Focus on Source Control

According to the EPA, controlling the main sources of indoor air pollution is usually the most effective method for improving IAQ overall. This is only logical – cutting off a problem at its root is always better than managing its symptoms, after all. Different facilities will face different pollution sources depending on their operations, local climate, and so on. Some common pollution sources include asbestos, gas stoves, tobacco products, and excess moisture (the list goes on). Certain sources (e.g., asbestos, lead) can be enclosed by certified abatement specialists. Other sources of pollution require adjustment to limit emissions (e.g., gas stoves, VOCs). Certain pollutants can be all but removed with strict policy changes and oversight (e.g., tobacco smoke). Whatever the case, any action aimed at reducing the level of pollution emitted by particular sources helps to improve IAQ. As such, source control should be a major component of your building maintenance protocols.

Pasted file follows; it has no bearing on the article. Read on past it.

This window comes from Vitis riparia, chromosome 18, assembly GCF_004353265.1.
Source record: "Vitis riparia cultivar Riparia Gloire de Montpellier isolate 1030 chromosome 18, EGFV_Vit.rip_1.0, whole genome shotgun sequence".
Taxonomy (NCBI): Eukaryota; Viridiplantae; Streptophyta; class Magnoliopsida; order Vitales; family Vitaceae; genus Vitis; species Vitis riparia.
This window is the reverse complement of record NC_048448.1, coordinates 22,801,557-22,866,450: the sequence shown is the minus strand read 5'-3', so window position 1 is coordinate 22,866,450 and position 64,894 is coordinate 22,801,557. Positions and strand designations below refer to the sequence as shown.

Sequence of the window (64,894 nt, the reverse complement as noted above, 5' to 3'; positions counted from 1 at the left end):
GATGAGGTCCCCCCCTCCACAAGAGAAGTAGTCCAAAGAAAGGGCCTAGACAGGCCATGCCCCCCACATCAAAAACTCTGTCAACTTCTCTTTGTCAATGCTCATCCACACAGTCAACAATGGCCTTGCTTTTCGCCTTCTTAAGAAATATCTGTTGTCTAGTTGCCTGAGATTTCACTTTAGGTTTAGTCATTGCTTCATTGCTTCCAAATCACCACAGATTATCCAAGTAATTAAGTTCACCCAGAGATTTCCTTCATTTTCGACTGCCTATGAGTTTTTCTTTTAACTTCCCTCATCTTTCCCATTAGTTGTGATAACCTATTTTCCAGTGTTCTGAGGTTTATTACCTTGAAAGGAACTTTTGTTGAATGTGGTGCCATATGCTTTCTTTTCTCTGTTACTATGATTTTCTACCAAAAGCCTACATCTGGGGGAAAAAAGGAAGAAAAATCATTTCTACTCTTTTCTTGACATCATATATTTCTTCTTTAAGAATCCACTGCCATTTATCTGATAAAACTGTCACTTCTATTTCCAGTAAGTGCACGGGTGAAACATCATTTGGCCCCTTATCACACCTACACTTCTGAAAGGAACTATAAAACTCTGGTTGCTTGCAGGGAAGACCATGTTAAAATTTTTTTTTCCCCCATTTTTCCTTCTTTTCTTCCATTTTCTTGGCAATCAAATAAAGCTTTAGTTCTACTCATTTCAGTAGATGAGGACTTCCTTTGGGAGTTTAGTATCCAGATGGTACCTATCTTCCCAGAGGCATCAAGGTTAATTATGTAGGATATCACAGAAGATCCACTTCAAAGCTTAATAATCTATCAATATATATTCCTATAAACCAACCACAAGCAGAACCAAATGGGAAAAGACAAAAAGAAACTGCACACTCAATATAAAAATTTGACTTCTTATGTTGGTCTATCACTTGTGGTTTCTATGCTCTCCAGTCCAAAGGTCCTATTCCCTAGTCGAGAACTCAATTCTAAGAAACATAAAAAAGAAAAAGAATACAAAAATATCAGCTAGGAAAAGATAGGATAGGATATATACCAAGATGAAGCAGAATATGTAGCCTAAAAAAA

Cultivate Comprehensive Cleaning Protocols

Even after you manage to get a handle on the products, equipment, and behaviors that contribute to indoor pollution, some harmful materials will linger on surfaces and in the air. Proper cleaning protocols such as floor care, dusting, spraying and wiping, and disinfection are necessary for keeping these particles at bay. Soft, porous surfaces such as fabric, furniture, and carpeting attract more dust than hard surfaces, so they often require more attention and deeper periodic cleaning. Commercial carpet care is of particular importance in offices, requiring regular vacuuming and periodic shampooing and/or steam cleaning. Of course, the cleaning products used to rid surfaces of pollutants can also contribute to indoor air pollution, usually via the presence of VOCs. As such, you must pay close attention to the chemical composition of every cleaning product and disinfectant you deploy. Moreover, surface cleaning should be combined with proper ventilation to mitigate the presence of VOCs and other pollutants, which we’ll discuss next.